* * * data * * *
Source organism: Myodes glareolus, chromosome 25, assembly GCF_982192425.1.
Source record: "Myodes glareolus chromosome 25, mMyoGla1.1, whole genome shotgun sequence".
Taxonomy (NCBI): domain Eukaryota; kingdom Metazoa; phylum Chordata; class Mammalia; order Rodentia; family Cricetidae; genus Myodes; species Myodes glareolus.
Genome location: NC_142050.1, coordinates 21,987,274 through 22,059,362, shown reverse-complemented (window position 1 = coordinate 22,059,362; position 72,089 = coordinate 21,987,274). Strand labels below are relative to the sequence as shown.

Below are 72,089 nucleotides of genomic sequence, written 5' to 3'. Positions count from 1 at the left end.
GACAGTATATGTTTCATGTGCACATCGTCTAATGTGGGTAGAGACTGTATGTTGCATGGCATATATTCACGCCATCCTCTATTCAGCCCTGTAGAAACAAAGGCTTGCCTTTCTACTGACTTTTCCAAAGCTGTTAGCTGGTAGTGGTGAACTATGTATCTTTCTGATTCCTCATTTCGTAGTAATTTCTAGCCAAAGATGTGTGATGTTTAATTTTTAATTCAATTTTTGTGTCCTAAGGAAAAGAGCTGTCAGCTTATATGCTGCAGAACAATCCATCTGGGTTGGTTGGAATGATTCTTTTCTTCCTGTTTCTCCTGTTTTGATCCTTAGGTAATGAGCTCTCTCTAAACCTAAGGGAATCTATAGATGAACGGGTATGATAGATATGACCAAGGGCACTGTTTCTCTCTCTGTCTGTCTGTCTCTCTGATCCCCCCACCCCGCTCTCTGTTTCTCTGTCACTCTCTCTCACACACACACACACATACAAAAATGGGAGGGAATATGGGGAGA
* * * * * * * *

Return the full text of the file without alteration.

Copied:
Source organism: Myodes glareolus, chromosome 25, assembly GCF_982192425.1.
Source record: "Myodes glareolus chromosome 25, mMyoGla1.1, whole genome shotgun sequence".
Taxonomy (NCBI): domain Eukaryota; kingdom Metazoa; phylum Chordata; class Mammalia; order Rodentia; family Cricetidae; genus Myodes; species Myodes glareolus.
Genome location: NC_142050.1, coordinates 21,987,274 through 22,059,362, shown reverse-complemented (window position 1 = coordinate 22,059,362; position 72,089 = coordinate 21,987,274). Strand labels below are relative to the sequence as shown.

Below are 72,089 nucleotides of genomic sequence, written 5' to 3'. Positions count from 1 at the left end.
GACAGTATATGTTTCATGTGCACATCGTCTAATGTGGGTAGAGACTGTATGTTGCATGGCATATATTCACGCCATCCTCTATTCAGCCCTGTAGAAACAAAGGCTTGCCTTTCTACTGACTTTTCCAAAGCTGTTAGCTGGTAGTGGTGAACTATGTATCTTTCTGATTCCTCATTTCGTAGTAATTTCTAGCCAAAGATGTGTGATGTTTAATTTTTAATTCAATTTTTGTGTCCTAAGGAAAAGAGCTGTCAGCTTATATGCTGCAGAACAATCCATCTGGGTTGGTTGGAATGATTCTTTTCTTCCTGTTTCTCCTGTTTTGATCCTTAGGTAATGAGCTCTCTCTAAACCTAAGGGAATCTATAGATGAACGGGTATGATAGATATGACCAAGGGCACTGTTTCTCTCTCTGTCTGTCTGTCTCTCTGATCCCCCCACCCCGCTCTCTGTTTCTCTGTCACTCTCTCTCACACACACACACACATACAAAAATGGGAGGGAATATGGGGAGA